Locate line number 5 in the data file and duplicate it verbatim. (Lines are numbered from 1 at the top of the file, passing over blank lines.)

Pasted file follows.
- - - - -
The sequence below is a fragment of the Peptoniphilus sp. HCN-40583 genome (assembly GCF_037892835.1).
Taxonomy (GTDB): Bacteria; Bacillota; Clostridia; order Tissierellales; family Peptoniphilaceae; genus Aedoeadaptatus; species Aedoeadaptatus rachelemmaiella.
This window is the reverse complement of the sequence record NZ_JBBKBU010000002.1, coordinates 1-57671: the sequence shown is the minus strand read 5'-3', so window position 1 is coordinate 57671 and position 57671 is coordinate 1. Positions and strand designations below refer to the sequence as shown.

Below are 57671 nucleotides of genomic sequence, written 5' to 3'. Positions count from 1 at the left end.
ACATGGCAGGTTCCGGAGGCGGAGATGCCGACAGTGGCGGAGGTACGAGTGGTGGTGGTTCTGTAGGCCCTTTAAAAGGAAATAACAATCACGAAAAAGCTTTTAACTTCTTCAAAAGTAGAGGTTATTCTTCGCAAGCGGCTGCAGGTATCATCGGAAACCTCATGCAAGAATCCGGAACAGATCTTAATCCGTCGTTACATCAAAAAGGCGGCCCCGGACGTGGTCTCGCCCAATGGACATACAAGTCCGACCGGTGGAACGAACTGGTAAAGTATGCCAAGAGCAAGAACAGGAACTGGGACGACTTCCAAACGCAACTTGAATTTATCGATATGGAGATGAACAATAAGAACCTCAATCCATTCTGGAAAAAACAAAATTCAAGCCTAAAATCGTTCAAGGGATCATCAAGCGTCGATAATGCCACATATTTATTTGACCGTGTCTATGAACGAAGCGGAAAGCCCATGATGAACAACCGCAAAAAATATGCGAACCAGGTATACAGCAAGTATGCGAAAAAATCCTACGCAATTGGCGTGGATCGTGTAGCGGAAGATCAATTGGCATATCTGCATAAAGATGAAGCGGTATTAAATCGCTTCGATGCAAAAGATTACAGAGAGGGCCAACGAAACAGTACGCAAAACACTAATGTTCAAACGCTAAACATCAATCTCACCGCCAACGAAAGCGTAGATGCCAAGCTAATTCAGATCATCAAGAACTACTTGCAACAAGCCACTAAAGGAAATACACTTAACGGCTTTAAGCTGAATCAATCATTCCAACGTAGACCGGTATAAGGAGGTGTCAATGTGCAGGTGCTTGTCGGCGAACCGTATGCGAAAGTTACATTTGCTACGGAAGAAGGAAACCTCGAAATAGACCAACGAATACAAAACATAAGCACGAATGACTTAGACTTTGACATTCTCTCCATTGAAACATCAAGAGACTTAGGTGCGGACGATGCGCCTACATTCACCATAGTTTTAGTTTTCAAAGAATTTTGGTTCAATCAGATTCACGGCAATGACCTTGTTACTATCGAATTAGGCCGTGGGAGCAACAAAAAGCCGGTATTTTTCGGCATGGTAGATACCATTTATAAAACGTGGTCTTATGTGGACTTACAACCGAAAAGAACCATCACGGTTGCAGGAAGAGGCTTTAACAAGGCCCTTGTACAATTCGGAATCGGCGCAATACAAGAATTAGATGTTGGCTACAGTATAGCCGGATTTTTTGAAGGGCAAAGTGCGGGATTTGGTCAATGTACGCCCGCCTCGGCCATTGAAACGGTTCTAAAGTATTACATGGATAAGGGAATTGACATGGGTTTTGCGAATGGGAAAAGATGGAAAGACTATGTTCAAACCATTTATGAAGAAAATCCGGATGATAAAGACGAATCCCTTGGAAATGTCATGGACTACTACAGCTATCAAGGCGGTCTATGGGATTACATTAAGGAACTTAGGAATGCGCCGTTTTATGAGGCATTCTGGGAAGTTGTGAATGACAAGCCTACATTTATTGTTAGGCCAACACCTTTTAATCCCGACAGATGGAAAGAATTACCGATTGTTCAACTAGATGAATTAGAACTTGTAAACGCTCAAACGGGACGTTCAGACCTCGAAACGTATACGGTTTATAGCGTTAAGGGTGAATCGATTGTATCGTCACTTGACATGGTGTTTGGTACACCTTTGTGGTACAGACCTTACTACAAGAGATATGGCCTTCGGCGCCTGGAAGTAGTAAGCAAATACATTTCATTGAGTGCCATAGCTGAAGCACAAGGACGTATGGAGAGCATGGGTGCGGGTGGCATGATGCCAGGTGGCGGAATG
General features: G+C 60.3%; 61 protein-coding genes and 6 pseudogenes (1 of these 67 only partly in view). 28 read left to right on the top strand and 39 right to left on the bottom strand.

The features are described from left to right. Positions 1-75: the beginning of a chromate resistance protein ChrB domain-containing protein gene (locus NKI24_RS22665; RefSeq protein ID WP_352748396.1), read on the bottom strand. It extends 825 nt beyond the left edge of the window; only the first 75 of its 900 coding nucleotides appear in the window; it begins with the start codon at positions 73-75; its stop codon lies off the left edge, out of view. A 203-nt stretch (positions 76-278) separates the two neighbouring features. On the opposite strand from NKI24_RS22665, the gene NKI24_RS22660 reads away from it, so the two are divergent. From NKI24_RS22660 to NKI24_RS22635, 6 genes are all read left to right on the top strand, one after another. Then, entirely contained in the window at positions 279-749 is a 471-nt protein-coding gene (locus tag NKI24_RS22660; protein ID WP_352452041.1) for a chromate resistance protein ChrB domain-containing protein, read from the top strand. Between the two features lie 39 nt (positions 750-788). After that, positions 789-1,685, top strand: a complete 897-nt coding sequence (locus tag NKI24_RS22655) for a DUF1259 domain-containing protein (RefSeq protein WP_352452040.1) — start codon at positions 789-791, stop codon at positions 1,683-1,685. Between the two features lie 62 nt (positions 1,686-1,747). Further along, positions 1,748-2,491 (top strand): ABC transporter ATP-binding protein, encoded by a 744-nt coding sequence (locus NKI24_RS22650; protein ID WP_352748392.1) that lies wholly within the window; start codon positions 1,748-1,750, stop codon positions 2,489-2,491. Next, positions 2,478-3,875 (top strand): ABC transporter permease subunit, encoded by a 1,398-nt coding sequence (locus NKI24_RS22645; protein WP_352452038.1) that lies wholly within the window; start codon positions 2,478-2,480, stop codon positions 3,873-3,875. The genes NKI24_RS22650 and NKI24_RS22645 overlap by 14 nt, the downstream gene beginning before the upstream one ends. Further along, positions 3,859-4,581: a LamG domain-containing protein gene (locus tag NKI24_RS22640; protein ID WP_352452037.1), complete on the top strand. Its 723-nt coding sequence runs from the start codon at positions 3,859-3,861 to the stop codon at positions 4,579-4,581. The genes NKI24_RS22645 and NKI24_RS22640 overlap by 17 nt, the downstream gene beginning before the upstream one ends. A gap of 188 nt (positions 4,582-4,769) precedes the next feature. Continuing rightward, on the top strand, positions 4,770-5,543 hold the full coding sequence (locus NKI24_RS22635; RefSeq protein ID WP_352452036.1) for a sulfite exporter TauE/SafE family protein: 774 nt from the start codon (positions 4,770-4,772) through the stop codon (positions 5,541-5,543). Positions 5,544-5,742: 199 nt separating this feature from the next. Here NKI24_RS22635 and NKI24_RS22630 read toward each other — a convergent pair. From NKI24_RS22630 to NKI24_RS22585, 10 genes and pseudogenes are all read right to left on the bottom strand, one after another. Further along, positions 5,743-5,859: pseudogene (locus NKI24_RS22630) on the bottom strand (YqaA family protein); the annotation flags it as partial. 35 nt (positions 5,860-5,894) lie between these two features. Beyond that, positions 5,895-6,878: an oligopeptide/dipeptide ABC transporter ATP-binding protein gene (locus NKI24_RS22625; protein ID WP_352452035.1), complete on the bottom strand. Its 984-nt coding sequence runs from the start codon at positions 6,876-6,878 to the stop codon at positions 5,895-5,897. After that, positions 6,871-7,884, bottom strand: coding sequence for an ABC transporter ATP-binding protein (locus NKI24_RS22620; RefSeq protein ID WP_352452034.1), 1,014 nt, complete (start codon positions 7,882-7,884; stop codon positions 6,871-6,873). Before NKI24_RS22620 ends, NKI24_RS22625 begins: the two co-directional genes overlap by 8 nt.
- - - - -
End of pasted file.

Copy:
ACATGGCAGGTTCCGGAGGCGGAGATGCCGACAGTGGCGGAGGTACGAGTGGTGGTGGTTCTGTAGGCCCTTTAAAAGGAAATAACAATCACGAAAAAGCTTTTAACTTCTTCAAAAGTAGAGGTTATTCTTCGCAAGCGGCTGCAGGTATCATCGGAAACCTCATGCAAGAATCCGGAACAGATCTTAATCCGTCGTTACATCAAAAAGGCGGCCCCGGACGTGGTCTCGCCCAATGGACATACAAGTCCGACCGGTGGAACGAACTGGTAAAGTATGCCAAGAGCAAGAACAGGAACTGGGACGACTTCCAAACGCAACTTGAATTTATCGATATGGAGATGAACAATAAGAACCTCAATCCATTCTGGAAAAAACAAAATTCAAGCCTAAAATCGTTCAAGGGATCATCAAGCGTCGATAATGCCACATATTTATTTGACCGTGTCTATGAACGAAGCGGAAAGCCCATGATGAACAACCGCAAAAAATATGCGAACCAGGTATACAGCAAGTATGCGAAAAAATCCTACGCAATTGGCGTGGATCGTGTAGCGGAAGATCAATTGGCATATCTGCATAAAGATGAAGCGGTATTAAATCGCTTCGATGCAAAAGATTACAGAGAGGGCCAACGAAACAGTACGCAAAACACTAATGTTCAAACGCTAAACATCAATCTCACCGCCAACGAAAGCGTAGATGCCAAGCTAATTCAGATCATCAAGAACTACTTGCAACAAGCCACTAAAGGAAATACACTTAACGGCTTTAAGCTGAATCAATCATTCCAACGTAGACCGGTATAAGGAGGTGTCAATGTGCAGGTGCTTGTCGGCGAACCGTATGCGAAAGTTACATTTGCTACGGAAGAAGGAAACCTCGAAATAGACCAACGAATACAAAACATAAGCACGAATGACTTAGACTTTGACATTCTCTCCATTGAAACATCAAGAGACTTAGGTGCGGACGATGCGCCTACATTCACCATAGTTTTAGTTTTCAAAGAATTTTGGTTCAATCAGATTCACGGCAATGACCTTGTTACTATCGAATTAGGCCGTGGGAGCAACAAAAAGCCGGTATTTTTCGGCATGGTAGATACCATTTATAAAACGTGGTCTTATGTGGACTTACAACCGAAAAGAACCATCACGGTTGCAGGAAGAGGCTTTAACAAGGCCCTTGTACAATTCGGAATCGGCGCAATACAAGAATTAGATGTTGGCTACAGTATAGCCGGATTTTTTGAAGGGCAAAGTGCGGGATTTGGTCAATGTACGCCCGCCTCGGCCATTGAAACGGTTCTAAAGTATTACATGGATAAGGGAATTGACATGGGTTTTGCGAATGGGAAAAGATGGAAAGACTATGTTCAAACCATTTATGAAGAAAATCCGGATGATAAAGACGAATCCCTTGGAAATGTCATGGACTACTACAGCTATCAAGGCGGTCTATGGGATTACATTAAGGAACTTAGGAATGCGCCGTTTTATGAGGCATTCTGGGAAGTTGTGAATGACAAGCCTACATTTATTGTTAGGCCAACACCTTTTAATCCCGACAGATGGAAAGAATTACCGATTGTTCAACTAGATGAATTAGAACTTGTAAACGCTCAAACGGGACGTTCAGACCTCGAAACGTATACGGTTTATAGCGTTAAGGGTGAATCGATTGTATCGTCACTTGACATGGTGTTTGGTACACCTTTGTGGTACAGACCTTACTACAAGAGATATGGCCTTCGGCGCCTGGAAGTAGTAAGCAAATACATTTCATTGAGTGCCATAGCTGAAGCACAAGGACGTATGGAGAGCATGGGTGCGGGTGGCATGATGCCAGGTGGCGGAATG